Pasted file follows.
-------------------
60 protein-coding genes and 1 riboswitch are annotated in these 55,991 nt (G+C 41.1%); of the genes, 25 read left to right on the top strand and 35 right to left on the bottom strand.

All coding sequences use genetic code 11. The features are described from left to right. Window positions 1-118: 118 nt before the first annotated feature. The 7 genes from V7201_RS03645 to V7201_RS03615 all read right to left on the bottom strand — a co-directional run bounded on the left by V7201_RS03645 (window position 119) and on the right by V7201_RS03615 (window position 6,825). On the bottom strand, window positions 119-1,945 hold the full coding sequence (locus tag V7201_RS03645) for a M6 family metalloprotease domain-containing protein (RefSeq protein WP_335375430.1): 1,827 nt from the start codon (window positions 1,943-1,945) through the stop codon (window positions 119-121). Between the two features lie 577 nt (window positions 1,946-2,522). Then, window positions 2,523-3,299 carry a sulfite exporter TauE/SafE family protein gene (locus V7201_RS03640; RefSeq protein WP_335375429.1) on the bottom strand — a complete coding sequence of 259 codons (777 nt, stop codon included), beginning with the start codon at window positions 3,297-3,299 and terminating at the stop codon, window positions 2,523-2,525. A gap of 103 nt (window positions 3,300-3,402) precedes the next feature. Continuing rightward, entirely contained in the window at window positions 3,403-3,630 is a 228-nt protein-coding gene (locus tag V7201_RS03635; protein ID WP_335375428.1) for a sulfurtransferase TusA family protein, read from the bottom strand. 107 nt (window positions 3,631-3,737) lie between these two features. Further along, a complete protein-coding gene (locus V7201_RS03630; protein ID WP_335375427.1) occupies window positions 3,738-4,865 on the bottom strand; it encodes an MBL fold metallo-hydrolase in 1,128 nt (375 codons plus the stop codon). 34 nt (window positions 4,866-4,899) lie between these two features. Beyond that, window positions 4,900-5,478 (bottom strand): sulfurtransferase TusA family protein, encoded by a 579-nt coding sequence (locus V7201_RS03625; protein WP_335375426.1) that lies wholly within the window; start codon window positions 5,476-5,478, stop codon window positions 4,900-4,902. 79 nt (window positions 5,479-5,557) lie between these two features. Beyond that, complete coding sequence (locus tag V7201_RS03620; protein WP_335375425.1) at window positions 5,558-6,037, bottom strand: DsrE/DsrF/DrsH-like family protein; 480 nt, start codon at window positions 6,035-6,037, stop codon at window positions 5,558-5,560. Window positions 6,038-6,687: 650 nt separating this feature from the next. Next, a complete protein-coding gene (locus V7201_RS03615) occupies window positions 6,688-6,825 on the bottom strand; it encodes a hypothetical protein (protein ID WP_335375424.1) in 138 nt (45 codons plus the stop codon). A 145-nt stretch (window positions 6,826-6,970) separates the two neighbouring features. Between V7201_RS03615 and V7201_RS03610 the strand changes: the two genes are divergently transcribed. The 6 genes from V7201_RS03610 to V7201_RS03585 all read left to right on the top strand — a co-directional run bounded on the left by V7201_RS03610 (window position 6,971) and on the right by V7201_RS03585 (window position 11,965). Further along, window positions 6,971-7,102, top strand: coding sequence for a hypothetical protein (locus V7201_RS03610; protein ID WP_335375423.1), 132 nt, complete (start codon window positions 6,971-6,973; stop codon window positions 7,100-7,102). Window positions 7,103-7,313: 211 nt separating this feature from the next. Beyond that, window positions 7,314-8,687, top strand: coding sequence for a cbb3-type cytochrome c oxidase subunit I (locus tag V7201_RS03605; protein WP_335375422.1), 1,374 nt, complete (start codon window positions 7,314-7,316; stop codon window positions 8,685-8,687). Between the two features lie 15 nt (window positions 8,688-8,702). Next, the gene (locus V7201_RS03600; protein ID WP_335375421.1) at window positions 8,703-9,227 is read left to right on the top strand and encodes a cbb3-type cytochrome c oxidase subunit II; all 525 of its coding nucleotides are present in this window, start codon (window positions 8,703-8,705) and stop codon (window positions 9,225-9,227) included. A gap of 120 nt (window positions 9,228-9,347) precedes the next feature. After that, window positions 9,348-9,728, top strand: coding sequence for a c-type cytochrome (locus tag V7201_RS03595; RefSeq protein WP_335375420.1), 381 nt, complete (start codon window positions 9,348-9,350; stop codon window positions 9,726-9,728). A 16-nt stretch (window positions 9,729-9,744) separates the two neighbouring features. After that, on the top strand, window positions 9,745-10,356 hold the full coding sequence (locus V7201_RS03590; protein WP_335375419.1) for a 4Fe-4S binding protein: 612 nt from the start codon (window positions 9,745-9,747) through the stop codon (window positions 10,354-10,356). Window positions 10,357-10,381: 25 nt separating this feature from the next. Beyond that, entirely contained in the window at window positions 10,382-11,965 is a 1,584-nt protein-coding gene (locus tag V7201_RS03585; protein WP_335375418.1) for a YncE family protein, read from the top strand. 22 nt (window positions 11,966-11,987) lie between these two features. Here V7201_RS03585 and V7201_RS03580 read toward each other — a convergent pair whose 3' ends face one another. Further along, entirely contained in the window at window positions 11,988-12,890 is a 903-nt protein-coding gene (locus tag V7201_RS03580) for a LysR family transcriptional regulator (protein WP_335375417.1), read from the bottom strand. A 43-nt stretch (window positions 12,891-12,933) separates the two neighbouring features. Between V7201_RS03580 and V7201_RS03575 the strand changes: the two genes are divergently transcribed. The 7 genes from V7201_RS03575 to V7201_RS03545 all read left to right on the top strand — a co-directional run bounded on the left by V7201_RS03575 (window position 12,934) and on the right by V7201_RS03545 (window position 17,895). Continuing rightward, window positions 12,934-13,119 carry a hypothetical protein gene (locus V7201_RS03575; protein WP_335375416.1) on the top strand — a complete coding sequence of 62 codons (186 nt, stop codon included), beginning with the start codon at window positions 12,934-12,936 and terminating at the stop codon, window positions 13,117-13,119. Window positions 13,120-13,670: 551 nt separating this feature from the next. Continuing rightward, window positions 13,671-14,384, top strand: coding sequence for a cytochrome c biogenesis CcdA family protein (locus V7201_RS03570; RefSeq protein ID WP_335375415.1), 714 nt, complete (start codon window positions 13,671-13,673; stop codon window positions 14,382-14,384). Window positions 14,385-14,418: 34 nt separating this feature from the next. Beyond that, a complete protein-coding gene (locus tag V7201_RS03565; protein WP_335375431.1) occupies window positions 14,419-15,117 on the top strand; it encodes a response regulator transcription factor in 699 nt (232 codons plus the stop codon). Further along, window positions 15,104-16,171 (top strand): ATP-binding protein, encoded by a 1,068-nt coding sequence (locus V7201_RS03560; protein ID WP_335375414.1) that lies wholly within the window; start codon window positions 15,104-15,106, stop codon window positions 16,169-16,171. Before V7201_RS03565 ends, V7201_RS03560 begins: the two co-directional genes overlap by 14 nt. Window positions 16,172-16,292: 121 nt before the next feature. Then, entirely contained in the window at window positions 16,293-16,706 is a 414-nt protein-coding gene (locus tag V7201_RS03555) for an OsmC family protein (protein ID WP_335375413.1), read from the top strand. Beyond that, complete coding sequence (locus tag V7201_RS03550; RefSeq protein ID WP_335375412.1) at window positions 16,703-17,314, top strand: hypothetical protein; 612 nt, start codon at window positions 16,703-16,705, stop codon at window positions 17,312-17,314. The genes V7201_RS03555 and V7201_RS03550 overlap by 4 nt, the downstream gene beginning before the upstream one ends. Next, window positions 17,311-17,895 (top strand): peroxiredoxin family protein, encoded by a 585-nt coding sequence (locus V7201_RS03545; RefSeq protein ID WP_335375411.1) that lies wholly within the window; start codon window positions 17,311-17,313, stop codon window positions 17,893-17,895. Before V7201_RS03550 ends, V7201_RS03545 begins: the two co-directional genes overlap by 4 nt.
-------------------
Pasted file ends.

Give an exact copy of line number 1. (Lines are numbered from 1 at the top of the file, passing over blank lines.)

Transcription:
60 protein-coding genes and 1 riboswitch are annotated in these 55,991 nt (G+C 41.1%); of the genes, 25 read left to right on the top strand and 35 right to left on the bottom strand.